Overall Rating: 3/4
A solid read. Recommended.
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Book Title: Phantom Echo: A Sci-Fi Thriller
Author Name: Eldon Farrell
Publication Date: February 23, 2021
Summary (no spoilers): Nathan Miller is a police officer that likes to go with his gut; when a college student with no priors is murdered, he suspects the answers are not as simple as his superiors suggest. Following his hunch will take him across international borders and force him to question if justice is worth bending the law -- or even breaking it.
Phantom Echo is a solid read. Farrell is masterful at trimming the fat so that every chapter packs a punch and keeps the story moving forward. If you like quick reads, this book can easily be devoured in one sitting. While the prose is not poetic, the writing is well-developed and reflects the care and attention to detail Farrell invested in this piece. Great editing.
I say questionable because, while our scorecard aims for as much objectivity as possible, reviewing a book is inevitably a very subjective experience. Let me be clear: this book was a solid read. Our only criticism is that it's listed as a 'sci-fi' thriller, but the sci-fi elements are so understated that it's easy to forget they're there.
Periodically, an element pops up to remind the reader that this is sci-fi; however, for the most part, this book reads like any other police cat-and-mouse story. If the sci-fi elements were removed, nothing about the story would change. For this reason, die hard sci-fi readers might be disappointed with this read.
That being said, as a television adaptation (which this novel could very well end up being, given the quality level) the sci-fi would definitely come through better and make for a super engaging sci-fi flick.
This book can teach an aspiring writer many positive things about writing good genre fiction (great editing, solid plotting), but the thing we think Farrell does best is trim the fat.
Every writer has likely heard of 'killing your darlings'. This is the old adage cautioning writers that if something doesn't serve the overall story, it needs to be cut no matter how much the writer loves it. This could be a character that doesn't contribute to the story (cutting them doesn't change the story in any significant way), a pretty line with well-constructed prose that doesn't suit the tone of the story or is bogged down in detail, or even cutting entire scenes that don't move the story forward because they lack meaningful change or conflict.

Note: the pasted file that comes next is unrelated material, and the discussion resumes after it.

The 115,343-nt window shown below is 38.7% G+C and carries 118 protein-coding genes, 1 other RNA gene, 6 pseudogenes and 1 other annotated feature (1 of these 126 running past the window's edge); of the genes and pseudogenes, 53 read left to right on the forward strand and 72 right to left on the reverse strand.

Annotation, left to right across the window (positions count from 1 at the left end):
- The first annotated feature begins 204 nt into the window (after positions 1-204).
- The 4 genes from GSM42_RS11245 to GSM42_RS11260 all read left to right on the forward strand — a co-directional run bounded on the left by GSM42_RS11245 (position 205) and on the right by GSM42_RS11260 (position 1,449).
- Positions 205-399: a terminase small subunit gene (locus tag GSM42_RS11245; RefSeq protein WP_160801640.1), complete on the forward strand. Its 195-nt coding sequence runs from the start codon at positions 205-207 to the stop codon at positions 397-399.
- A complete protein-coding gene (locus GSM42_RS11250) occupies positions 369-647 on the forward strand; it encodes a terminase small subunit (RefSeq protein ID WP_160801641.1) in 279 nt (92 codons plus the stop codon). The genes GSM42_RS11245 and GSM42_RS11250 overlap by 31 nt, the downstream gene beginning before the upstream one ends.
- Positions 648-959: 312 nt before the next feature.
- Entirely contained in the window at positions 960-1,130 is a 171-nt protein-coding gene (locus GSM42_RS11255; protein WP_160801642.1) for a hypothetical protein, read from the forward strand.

In Phantom Echo, Farrell undoubtedly killed some darlings to keep the scenes so quick and engaging. In fact, though our team questioned the lack of sci-fi elements, omitting them still felt like a smart, calculated move on Farrell's part. Any number of superfluous world-building elements could have been thrown in to bolster the sci-fi atmosphere; however, the fact that the story proceeds so well without them is a testament to how unnecessary those details would have been to the overall story.
Many readers profess skipping descriptive elements in books if they feel unimportant to the main story; while brainstorming lots of cool sci-fi gadgets and settings might have been a fun exercise in world-building for the author, we applaud Farrell for recognizing that letting readers infer some of the finer details can actually make for a better story.
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